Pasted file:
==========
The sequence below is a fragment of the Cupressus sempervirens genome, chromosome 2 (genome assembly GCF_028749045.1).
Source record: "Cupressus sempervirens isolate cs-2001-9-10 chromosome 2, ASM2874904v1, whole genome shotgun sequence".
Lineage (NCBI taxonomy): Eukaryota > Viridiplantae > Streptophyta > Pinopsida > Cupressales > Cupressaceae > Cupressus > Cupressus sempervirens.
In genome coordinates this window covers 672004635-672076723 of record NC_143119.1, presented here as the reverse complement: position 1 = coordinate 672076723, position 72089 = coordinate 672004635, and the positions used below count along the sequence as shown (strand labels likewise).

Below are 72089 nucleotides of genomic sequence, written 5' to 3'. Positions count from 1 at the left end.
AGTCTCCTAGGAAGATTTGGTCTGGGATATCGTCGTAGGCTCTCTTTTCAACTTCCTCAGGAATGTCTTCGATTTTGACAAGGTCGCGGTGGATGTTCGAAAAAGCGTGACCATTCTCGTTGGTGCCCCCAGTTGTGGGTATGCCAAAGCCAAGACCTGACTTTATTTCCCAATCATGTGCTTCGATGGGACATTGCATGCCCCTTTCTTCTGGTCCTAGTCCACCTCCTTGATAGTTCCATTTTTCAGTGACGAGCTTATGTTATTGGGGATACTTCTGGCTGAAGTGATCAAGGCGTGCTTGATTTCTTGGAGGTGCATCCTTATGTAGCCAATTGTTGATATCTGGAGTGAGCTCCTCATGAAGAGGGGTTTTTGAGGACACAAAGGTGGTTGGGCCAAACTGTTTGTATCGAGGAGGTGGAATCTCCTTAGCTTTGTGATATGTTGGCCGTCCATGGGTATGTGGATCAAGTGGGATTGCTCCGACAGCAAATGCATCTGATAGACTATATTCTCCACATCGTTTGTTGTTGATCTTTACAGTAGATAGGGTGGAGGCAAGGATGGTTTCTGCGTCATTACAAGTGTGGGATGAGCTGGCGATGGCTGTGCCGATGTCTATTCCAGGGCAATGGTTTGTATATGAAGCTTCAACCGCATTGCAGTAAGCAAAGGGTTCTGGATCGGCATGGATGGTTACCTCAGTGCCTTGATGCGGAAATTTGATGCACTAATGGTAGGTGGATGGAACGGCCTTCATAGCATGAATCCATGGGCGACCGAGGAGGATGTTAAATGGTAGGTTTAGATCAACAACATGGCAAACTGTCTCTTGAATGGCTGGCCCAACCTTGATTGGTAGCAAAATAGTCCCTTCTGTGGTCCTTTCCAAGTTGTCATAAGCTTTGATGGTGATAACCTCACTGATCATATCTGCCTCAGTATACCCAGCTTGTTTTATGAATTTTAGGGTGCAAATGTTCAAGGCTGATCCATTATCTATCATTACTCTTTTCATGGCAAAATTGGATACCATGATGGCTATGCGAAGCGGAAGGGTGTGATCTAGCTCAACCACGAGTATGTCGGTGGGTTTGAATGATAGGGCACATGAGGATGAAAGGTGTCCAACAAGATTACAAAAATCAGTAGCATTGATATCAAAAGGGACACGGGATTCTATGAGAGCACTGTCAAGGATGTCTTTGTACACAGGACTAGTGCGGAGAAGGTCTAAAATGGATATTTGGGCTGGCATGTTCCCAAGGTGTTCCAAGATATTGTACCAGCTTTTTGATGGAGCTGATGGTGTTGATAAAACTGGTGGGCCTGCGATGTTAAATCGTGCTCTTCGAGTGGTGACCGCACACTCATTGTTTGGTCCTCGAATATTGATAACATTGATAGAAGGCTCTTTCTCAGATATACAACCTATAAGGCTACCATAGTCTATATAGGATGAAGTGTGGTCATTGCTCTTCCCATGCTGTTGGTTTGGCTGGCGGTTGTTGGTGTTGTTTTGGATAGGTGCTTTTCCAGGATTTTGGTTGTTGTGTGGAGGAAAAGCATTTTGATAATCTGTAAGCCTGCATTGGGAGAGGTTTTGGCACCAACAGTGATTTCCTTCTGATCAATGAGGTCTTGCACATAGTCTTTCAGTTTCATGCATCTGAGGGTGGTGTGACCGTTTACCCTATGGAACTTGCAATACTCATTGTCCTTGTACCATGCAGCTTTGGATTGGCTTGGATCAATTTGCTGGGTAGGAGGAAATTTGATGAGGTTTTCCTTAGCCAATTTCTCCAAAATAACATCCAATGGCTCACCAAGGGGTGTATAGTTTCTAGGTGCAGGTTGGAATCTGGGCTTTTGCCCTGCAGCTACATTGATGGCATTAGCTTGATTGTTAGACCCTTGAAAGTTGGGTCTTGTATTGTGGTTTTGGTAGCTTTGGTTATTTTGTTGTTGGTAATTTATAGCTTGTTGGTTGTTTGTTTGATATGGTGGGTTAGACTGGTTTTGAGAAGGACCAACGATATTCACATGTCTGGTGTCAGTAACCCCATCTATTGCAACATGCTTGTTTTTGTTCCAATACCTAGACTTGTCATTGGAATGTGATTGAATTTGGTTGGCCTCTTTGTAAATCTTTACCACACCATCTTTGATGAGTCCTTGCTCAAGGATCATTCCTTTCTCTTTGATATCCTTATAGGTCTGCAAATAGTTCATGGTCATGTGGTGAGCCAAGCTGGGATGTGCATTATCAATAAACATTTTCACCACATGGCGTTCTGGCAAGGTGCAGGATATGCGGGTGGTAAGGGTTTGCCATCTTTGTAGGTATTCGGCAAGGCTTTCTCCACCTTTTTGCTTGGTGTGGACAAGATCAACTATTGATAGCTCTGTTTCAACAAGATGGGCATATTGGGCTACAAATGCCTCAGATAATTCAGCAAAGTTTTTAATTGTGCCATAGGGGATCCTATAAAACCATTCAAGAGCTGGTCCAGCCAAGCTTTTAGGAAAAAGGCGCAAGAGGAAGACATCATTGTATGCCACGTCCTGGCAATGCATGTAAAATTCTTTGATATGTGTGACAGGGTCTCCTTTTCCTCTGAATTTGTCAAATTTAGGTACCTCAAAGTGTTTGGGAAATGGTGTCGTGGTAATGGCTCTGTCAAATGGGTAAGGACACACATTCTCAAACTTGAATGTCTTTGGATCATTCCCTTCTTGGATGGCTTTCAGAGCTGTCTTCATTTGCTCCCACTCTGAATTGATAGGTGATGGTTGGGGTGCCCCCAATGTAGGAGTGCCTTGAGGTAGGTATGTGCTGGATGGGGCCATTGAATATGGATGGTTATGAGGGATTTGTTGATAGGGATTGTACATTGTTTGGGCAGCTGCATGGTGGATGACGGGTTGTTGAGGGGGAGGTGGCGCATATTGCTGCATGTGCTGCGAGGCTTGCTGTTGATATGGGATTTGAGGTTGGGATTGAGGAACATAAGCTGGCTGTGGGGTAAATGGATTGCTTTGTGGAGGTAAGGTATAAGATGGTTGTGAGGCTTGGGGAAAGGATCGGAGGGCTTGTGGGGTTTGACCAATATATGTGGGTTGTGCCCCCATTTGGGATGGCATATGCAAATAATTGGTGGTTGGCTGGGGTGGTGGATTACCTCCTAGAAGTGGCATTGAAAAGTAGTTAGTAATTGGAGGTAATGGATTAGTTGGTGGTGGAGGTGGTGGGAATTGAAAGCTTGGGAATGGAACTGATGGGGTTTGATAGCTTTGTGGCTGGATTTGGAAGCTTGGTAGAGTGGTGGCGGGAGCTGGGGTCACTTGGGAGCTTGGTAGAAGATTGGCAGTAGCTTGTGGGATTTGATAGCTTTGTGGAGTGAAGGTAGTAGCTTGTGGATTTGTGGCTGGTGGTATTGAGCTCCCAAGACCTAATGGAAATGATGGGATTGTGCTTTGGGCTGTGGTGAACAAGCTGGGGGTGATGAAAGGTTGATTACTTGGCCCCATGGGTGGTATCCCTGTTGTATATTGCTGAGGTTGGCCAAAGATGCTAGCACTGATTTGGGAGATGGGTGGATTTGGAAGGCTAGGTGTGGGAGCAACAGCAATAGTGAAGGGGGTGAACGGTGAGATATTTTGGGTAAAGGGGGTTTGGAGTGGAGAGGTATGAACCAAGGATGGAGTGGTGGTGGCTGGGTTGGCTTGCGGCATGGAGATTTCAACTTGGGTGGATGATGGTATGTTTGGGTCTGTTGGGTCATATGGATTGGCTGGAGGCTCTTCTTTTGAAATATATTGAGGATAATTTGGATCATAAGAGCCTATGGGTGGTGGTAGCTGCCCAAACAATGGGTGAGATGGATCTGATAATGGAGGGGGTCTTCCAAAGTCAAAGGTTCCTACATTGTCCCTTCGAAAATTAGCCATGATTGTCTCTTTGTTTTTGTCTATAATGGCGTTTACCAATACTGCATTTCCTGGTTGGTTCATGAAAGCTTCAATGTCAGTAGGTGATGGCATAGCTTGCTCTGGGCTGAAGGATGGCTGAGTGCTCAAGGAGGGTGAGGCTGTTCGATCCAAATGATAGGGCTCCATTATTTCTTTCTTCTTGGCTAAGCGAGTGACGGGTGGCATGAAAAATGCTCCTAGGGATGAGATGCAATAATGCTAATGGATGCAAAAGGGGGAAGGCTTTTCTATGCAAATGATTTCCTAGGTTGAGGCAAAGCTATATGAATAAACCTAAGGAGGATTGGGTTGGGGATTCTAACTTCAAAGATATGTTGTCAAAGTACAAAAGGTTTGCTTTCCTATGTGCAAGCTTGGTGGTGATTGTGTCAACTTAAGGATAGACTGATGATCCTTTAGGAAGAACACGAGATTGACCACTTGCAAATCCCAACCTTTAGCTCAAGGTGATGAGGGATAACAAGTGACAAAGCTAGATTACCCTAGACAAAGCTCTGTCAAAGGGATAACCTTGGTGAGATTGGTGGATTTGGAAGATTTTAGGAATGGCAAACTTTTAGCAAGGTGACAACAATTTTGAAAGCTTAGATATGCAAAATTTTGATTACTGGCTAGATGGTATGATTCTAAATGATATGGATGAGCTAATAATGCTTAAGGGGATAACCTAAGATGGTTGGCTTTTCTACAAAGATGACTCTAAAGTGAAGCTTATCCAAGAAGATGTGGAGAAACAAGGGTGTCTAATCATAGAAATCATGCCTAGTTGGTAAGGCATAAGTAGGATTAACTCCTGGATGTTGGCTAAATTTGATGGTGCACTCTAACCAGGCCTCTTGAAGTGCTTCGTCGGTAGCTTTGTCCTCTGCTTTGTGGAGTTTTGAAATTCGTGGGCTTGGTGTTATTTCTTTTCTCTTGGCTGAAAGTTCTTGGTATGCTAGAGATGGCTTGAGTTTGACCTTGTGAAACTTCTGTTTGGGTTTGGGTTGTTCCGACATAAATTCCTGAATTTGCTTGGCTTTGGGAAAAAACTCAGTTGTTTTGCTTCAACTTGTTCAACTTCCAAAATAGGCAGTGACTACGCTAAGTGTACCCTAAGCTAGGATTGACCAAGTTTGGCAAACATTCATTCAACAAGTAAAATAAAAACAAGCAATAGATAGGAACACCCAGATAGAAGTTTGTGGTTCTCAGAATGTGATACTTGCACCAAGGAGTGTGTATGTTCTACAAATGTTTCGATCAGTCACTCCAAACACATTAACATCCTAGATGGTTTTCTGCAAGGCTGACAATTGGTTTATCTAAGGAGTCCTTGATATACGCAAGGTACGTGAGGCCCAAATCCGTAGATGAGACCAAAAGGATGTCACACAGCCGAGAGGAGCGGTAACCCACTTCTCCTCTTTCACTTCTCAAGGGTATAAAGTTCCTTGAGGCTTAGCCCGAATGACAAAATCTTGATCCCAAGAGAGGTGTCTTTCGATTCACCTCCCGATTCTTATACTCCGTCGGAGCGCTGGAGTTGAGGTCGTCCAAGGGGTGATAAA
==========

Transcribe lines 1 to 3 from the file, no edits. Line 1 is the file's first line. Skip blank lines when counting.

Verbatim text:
The sequence below is a fragment of the Cupressus sempervirens genome, chromosome 2 (genome assembly GCF_028749045.1).
Source record: "Cupressus sempervirens isolate cs-2001-9-10 chromosome 2, ASM2874904v1, whole genome shotgun sequence".
Lineage (NCBI taxonomy): Eukaryota > Viridiplantae > Streptophyta > Pinopsida > Cupressales > Cupressaceae > Cupressus > Cupressus sempervirens.